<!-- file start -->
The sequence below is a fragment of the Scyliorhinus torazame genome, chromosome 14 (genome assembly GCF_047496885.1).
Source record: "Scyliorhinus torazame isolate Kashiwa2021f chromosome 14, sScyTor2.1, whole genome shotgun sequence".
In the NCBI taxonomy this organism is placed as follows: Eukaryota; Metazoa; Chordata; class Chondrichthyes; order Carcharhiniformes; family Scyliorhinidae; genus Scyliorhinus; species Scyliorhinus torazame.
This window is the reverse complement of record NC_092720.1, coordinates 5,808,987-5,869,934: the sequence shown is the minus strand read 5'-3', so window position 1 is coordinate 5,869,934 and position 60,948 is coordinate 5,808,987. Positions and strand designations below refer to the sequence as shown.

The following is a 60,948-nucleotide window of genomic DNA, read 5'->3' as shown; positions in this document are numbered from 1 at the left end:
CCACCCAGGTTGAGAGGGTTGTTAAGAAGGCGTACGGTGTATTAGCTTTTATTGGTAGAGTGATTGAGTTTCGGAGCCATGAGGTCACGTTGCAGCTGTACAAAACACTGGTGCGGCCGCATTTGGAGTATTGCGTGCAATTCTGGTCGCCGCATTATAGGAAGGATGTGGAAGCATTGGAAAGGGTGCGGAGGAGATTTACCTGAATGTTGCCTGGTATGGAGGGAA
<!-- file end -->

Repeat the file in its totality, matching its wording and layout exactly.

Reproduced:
The sequence below is a fragment of the Scyliorhinus torazame genome, chromosome 14 (genome assembly GCF_047496885.1).
Source record: "Scyliorhinus torazame isolate Kashiwa2021f chromosome 14, sScyTor2.1, whole genome shotgun sequence".
In the NCBI taxonomy this organism is placed as follows: Eukaryota; Metazoa; Chordata; class Chondrichthyes; order Carcharhiniformes; family Scyliorhinidae; genus Scyliorhinus; species Scyliorhinus torazame.
This window is the reverse complement of record NC_092720.1, coordinates 5,808,987-5,869,934: the sequence shown is the minus strand read 5'-3', so window position 1 is coordinate 5,869,934 and position 60,948 is coordinate 5,808,987. Positions and strand designations below refer to the sequence as shown.

The following is a 60,948-nucleotide window of genomic DNA, read 5'->3' as shown; positions in this document are numbered from 1 at the left end:
CCACCCAGGTTGAGAGGGTTGTTAAGAAGGCGTACGGTGTATTAGCTTTTATTGGTAGAGTGATTGAGTTTCGGAGCCATGAGGTCACGTTGCAGCTGTACAAAACACTGGTGCGGCCGCATTTGGAGTATTGCGTGCAATTCTGGTCGCCGCATTATAGGAAGGATGTGGAAGCATTGGAAAGGGTGCGGAGGAGATTTACCTGAATGTTGCCTGGTATGGAGGGAA